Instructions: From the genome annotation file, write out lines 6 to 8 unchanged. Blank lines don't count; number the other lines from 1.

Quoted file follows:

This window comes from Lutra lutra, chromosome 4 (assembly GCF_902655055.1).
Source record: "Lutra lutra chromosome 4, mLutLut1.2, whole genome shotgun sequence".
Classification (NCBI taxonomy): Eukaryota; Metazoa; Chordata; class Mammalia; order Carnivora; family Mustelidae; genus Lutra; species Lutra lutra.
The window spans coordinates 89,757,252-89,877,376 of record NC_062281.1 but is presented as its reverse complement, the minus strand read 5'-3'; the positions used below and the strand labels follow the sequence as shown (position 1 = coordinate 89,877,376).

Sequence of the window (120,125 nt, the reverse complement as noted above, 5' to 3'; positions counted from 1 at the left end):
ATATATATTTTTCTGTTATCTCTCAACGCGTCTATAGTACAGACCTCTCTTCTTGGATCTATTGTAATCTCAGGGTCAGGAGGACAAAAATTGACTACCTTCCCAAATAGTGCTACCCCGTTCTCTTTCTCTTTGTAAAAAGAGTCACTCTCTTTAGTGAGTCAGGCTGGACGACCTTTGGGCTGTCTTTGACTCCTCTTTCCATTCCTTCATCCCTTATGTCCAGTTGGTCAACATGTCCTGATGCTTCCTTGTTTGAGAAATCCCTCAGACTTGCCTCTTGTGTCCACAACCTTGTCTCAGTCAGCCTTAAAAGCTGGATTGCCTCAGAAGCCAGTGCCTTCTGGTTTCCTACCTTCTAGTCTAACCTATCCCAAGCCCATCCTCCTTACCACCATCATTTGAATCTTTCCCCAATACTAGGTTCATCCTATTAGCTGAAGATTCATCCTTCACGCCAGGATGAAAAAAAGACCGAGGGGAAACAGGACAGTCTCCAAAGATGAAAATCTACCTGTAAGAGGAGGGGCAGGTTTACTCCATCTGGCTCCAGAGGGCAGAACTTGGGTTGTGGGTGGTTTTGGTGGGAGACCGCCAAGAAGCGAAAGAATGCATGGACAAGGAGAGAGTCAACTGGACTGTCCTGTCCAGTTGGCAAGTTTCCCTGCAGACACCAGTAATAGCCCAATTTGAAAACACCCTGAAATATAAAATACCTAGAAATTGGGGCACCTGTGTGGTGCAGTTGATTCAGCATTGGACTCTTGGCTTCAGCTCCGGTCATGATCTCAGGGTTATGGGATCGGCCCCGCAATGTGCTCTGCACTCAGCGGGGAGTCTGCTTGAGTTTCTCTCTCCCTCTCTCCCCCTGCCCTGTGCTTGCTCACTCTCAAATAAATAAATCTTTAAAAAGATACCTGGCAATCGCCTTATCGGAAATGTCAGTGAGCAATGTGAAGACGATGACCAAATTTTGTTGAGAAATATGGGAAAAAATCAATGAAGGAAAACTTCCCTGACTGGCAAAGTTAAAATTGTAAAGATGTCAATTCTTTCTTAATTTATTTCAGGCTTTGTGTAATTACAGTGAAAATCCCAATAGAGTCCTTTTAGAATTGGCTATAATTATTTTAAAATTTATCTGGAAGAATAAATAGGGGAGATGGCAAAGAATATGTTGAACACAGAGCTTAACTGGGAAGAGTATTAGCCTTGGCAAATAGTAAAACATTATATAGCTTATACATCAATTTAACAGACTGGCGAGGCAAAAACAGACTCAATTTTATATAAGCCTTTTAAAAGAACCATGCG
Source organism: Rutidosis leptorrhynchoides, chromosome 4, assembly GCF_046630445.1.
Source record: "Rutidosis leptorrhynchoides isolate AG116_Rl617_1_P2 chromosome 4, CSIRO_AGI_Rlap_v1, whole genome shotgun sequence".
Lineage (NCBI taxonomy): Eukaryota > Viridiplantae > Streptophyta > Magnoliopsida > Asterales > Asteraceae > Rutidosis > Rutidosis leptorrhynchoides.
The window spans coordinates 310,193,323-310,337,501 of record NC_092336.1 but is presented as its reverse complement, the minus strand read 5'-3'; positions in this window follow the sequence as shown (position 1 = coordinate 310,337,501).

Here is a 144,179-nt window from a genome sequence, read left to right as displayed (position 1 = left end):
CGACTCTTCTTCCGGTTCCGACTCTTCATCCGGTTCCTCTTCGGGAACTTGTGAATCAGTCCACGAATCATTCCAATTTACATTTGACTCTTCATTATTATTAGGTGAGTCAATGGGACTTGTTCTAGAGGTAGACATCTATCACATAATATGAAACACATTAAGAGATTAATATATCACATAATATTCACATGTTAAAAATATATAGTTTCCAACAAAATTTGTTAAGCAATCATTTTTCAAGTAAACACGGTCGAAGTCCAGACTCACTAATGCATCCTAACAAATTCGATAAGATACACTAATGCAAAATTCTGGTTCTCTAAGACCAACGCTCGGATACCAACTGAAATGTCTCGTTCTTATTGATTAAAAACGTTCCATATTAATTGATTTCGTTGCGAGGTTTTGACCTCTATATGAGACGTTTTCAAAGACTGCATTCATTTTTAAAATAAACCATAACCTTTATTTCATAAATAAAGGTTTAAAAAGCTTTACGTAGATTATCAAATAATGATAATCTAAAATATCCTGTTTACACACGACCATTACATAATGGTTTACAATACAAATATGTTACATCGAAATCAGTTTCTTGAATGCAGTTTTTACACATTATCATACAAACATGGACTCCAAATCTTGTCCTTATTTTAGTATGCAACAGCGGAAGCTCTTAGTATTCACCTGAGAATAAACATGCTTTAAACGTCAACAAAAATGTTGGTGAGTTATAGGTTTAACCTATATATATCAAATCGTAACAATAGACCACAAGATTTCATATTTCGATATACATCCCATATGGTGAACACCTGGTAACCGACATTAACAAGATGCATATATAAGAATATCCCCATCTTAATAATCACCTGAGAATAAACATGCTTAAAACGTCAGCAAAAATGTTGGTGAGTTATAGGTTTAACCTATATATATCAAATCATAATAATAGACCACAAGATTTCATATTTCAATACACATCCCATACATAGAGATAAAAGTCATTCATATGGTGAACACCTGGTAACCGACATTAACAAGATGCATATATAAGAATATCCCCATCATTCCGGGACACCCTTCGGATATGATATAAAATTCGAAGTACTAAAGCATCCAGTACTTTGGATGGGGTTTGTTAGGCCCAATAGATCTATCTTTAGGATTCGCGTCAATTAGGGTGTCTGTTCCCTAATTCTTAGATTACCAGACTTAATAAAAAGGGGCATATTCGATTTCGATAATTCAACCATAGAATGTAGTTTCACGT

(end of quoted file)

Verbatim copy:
ATATATATTTTTCTGTTATCTCTCAACGCGTCTATAGTACAGACCTCTCTTCTTGGATCTATTGTAATCTCAGGGTCAGGAGGACAAAAATTGACTACCTTCCCAAATAGTGCTACCCCGTTCTCTTTCTCTTTGTAAAAAGAGTCACTCTCTTTAGTGAGTCAGGCTGGACGACCTTTGGGCTGTCTTTGACTCCTCTTTCCATTCCTTCATCCCTTATGTCCAGTTGGTCAACATGTCCTGATGCTTCCTTGTTTGAGAAATCCCTCAGACTTGCCTCTTGTGTCCACAACCTTGTCTCAGTCAGCCTTAAAAGCTGGATTGCCTCAGAAGCCAGTGCCTTCTGGTTTCCTACCTTCTAGTCTAACCTATCCCAAGCCCATCCTCCTTACCACCATCATTTGAATCTTTCCCCAATACTAGGTTCATCCTATTAGCTGAAGATTCATCCTTCACGCCAGGATGAAAAAAAGACCGAGGGGAAACAGGACAGTCTCCAAAGATGAAAATCTACCTGTAAGAGGAGGGGCAGGTTTACTCCATCTGGCTCCAGAGGGCAGAACTTGGGTTGTGGGTGGTTTTGGTGGGAGACCGCCAAGAAGCGAAAGAATGCATGGACAAGGAGAGAGTCAACTGGACTGTCCTGTCCAGTTGGCAAGTTTCCCTGCAGACACCAGTAATAGCCCAATTTGAAAACACCCTGAAATATAAAATACCTAGAAATTGGGGCACCTGTGTGGTGCAGTTGATTCAGCATTGGACTCTTGGCTTCAGCTCCGGTCATGATCTCAGGGTTATGGGATCGGCCCCGCAATGTGCTCTGCACTCAGCGGGGAGTCTGCTTGAGTTTCTCTCTCCCTCTCTCCCCCTGCCCTGTGCTTGCTCACTCTCAAATAAATAAATCTTTAAAAAGATACCTGGCAATCGCCTTATCGGAAATGTCAGTGAGCAATGTGAAGACGATGACCAAATTTTGTTGAGAAATATGGGAAAAAATCAATGAAGGAAAACTTCCCTGACTGGCAAAGTTAAAATTGTAAAGATGTCAATTCTTTCTTAATTTATTTCAGGCTTTGTGTAATTACAGTGAAAATCCCAATAGAGTCCTTTTAGAATTGGCTATAATTATTTTAAAATTTATCTGGAAGAATAAATAGGGGAGATGGCAAAGAATATGTTGAACACAGAGCTTAACTGGGAAGAGTATTAGCCTTGGCAAATAGTAAAACATTATATAGCTTATACATCAATTTAACAGACTGGCGAGGCAAAAACAGACTCAATTTTATATAAGCCTTTTAAAAGAACCATGCG
Source organism: Rutidosis leptorrhynchoides, chromosome 4, assembly GCF_046630445.1.
Source record: "Rutidosis leptorrhynchoides isolate AG116_Rl617_1_P2 chromosome 4, CSIRO_AGI_Rlap_v1, whole genome shotgun sequence".